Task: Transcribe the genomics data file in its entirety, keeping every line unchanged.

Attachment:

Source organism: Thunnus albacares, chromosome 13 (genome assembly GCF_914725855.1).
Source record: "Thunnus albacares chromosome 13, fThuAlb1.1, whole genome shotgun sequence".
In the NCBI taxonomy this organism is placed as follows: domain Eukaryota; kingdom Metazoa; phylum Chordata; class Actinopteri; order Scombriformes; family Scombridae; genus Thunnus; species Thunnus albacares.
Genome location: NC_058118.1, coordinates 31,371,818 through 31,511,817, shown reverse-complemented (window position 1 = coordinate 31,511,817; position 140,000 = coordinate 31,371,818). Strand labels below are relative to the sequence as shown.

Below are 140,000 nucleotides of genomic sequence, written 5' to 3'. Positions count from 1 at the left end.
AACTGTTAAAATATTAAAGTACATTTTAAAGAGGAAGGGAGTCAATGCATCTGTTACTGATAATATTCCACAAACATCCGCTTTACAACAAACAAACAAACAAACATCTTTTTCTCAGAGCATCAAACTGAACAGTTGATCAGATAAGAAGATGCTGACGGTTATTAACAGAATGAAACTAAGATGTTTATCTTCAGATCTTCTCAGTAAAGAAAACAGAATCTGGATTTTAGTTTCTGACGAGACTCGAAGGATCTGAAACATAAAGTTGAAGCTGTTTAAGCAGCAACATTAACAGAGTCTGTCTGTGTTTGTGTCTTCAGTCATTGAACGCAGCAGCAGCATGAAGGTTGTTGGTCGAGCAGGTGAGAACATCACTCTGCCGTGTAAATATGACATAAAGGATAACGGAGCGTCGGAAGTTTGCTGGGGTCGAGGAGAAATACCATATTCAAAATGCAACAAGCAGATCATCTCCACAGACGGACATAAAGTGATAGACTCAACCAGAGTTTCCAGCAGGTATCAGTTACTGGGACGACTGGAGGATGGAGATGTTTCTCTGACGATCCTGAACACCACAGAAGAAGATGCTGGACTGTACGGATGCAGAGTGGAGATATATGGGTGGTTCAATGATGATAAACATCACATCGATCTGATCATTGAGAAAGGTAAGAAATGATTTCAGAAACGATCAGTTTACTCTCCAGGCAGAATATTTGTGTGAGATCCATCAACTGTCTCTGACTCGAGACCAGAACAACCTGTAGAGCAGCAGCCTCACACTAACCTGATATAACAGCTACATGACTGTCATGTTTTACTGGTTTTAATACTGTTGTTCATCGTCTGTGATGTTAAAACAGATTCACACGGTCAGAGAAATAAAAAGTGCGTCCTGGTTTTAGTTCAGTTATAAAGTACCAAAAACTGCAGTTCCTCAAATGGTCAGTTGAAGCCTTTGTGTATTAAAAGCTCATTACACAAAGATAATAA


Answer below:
Source organism: Thunnus albacares, chromosome 13 (genome assembly GCF_914725855.1).
Source record: "Thunnus albacares chromosome 13, fThuAlb1.1, whole genome shotgun sequence".
In the NCBI taxonomy this organism is placed as follows: domain Eukaryota; kingdom Metazoa; phylum Chordata; class Actinopteri; order Scombriformes; family Scombridae; genus Thunnus; species Thunnus albacares.
Genome location: NC_058118.1, coordinates 31,371,818 through 31,511,817, shown reverse-complemented (window position 1 = coordinate 31,511,817; position 140,000 = coordinate 31,371,818). Strand labels below are relative to the sequence as shown.

Below are 140,000 nucleotides of genomic sequence, written 5' to 3'. Positions count from 1 at the left end.
AACTGTTAAAATATTAAAGTACATTTTAAAGAGGAAGGGAGTCAATGCATCTGTTACTGATAATATTCCACAAACATCCGCTTTACAACAAACAAACAAACAAACATCTTTTTCTCAGAGCATCAAACTGAACAGTTGATCAGATAAGAAGATGCTGACGGTTATTAACAGAATGAAACTAAGATGTTTATCTTCAGATCTTCTCAGTAAAGAAAACAGAATCTGGATTTTAGTTTCTGACGAGACTCGAAGGATCTGAAACATAAAGTTGAAGCTGTTTAAGCAGCAACATTAACAGAGTCTGTCTGTGTTTGTGTCTTCAGTCATTGAACGCAGCAGCAGCATGAAGGTTGTTGGTCGAGCAGGTGAGAACATCACTCTGCCGTGTAAATATGACATAAAGGATAACGGAGCGTCGGAAGTTTGCTGGGGTCGAGGAGAAATACCATATTCAAAATGCAACAAGCAGATCATCTCCACAGACGGACATAAAGTGATAGACTCAACCAGAGTTTCCAGCAGGTATCAGTTACTGGGACGACTGGAGGATGGAGATGTTTCTCTGACGATCCTGAACACCACAGAAGAAGATGCTGGACTGTACGGATGCAGAGTGGAGATATATGGGTGGTTCAATGATGATAAACATCACATCGATCTGATCATTGAGAAAGGTAAGAAATGATTTCAGAAACGATCAGTTTACTCTCCAGGCAGAATATTTGTGTGAGATCCATCAACTGTCTCTGACTCGAGACCAGAACAACCTGTAGAGCAGCAGCCTCACACTAACCTGATATAACAGCTACATGACTGTCATGTTTTACTGGTTTTAATACTGTTGTTCATCGTCTGTGATGTTAAAACAGATTCACACGGTCAGAGAAATAAAAAGTGCGTCCTGGTTTTAGTTCAGTTATAAAGTACCAAAAACTGCAGTTCCTCAAATGGTCAGTTGAAGCCTTTGTGTATTAAAAGCTCATTACACAAAGATAATAA